Deliverable D5.1: Assessment of condition monitoring requirements for onshore and offshore wind turbines

Abstract: In order to implement a cost-effective condition monitoring methodology the consortium has assessed the condition monitoring requirements for onshore and offshore wind turbines in terms of benefit achieved versus investment cost as well as part of insurance requirements. In determining this, the differences in failure modes and maintenance issues influencing onshore and offshore wind turbines have also been considered.

Wind turbine manufacturers and operators have shown strong demand for the development of accurate condition monitoring systems for the evaluation of the key wind turbine components in order to achieve substantial improvement in the efficiency of maintenance activities by reducing the need for reactive or corrective maintenance to the lowest possible level.

The consortium of this project is involved in the development and demonstration of an integrated condition monitoring system based on a modular design, which will enable the accurate and reliable diagnosis and prognosis of gearbox and power electronic faults. The OPTIMUS system combines the use of acoustic emission sensors and vibration sensors which can be integrated with oil particle sensors for the detection and prognosis of gearbox faults with current, voltage, vibration and temperature sensors for the assessment of the turbine’s power electronics. Integration of the aforementioned sensors allows the full assessment of the condition of two critical wind turbine components through the application of a single monitoring system based on a modular design which will also take into account generator currents and electric power output measurements.

Link to full report: D5.1 report

 

Deliverable D5.4: Field-based evaluation of achieved reliability

Abstract: The wind turbines instrumented in task 5.2 will be used to evaluate and demonstrate the achieved OPTIMUS prognostics methodology and data fusion techniques. The results obtained will be used to determine accurately the optimum condition monitoring methodology in order to keep related costs to a minimum whilst optimising availability of instrumented wind turbines and reducing downtime to an absolute minimum. Data from Acciona AW1500 turbines at the Vedadillo wind farm are considered within this task.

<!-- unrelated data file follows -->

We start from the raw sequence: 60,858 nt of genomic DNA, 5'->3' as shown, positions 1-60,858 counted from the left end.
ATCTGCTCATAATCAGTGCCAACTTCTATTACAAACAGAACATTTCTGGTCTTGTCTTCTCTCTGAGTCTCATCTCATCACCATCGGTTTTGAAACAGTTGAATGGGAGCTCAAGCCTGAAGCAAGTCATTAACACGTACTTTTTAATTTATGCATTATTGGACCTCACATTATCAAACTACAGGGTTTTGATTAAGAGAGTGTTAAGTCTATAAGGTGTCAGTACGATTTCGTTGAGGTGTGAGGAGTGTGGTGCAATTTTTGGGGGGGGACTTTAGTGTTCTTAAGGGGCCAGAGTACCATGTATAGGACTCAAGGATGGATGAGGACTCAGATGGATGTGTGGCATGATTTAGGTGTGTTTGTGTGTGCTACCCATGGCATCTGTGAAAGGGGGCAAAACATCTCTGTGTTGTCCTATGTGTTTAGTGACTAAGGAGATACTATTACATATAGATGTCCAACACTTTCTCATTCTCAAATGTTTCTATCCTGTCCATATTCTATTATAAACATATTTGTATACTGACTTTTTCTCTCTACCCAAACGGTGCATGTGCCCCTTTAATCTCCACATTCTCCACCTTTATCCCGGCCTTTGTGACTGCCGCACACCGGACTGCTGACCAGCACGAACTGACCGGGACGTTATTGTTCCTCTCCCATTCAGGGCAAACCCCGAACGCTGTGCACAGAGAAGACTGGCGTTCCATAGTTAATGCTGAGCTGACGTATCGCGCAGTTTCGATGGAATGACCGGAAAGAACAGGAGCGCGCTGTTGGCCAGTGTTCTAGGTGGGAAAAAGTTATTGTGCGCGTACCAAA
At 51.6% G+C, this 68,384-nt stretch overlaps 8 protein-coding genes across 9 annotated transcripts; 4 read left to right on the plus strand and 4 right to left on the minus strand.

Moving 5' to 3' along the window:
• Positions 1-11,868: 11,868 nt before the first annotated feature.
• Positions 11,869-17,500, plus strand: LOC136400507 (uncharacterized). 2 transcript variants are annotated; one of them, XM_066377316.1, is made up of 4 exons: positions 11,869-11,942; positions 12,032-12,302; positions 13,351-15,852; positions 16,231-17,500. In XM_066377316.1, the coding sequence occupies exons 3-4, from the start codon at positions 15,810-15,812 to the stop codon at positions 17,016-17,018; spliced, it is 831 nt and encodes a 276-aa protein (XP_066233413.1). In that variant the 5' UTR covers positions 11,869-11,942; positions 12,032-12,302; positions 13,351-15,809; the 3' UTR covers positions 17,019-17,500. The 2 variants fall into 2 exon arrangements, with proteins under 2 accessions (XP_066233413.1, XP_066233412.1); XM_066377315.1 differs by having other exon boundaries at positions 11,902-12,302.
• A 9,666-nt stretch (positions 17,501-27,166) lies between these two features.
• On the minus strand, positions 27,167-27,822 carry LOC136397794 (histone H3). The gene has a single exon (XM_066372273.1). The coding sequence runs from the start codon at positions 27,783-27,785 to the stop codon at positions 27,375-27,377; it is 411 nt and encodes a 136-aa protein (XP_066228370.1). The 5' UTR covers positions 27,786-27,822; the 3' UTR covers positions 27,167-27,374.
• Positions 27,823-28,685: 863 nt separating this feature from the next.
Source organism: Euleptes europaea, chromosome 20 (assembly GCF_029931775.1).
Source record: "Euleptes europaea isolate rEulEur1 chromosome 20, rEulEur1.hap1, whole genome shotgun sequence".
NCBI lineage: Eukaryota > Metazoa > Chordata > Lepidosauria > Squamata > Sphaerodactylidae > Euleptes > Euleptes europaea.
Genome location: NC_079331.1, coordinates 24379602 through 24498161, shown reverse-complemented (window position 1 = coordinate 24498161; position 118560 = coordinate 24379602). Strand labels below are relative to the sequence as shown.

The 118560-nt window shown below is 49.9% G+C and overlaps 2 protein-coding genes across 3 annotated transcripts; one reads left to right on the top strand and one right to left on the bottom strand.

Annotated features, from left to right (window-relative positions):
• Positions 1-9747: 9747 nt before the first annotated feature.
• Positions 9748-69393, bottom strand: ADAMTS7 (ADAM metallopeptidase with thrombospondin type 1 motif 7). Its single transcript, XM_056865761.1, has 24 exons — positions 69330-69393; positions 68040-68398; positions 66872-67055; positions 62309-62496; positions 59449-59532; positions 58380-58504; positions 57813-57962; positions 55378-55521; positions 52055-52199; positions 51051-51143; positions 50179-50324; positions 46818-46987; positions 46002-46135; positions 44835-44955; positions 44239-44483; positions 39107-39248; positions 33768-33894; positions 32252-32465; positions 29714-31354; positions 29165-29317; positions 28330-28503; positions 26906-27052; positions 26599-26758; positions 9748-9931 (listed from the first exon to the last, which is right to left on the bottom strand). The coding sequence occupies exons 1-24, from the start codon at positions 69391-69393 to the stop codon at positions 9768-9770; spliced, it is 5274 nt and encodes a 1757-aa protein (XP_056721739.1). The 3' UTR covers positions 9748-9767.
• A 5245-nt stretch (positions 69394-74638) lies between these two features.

In this report, assessment methods and models based on fatigue life estimation are evaluated and demonstrated based on suggestions made in WP5.3. A variety of approaches have been considered and presented in this report. Each approach has been evaluated in terms of its own advantages and disadvantages and also the level of complexity of its implementation.

Using statistical comparison, detailed life estimation or fatigue damage is conducted to suggest the optimum maintenance strategy. Miner’s rule and Paris’ law with a crack propagation model are used to assess the risk of fatigue failure on the main shaft bearing.

Since frequency analysis methods are the most widely used condition monitoring methods, different numerical studies were carried out including Fourier transmissibility and Wavelet analyses methods.

Additional work was also carried out to develop a customised automated signal processing application which calculates around frequencies of interest based on gearbox specifications. The developed platform enables users to model and calculate three types of system which includes; (i) a simple bearing system consisting of a simple shaft with one or more bearings, (ii) a simple gear system consisting of one or more simple gear stages either parallel, planetary or a mix of both and (iii) a complex gearbox consisting of a combination of both bearing and gear stages with multiple stages of planetary and parallel gear meshing.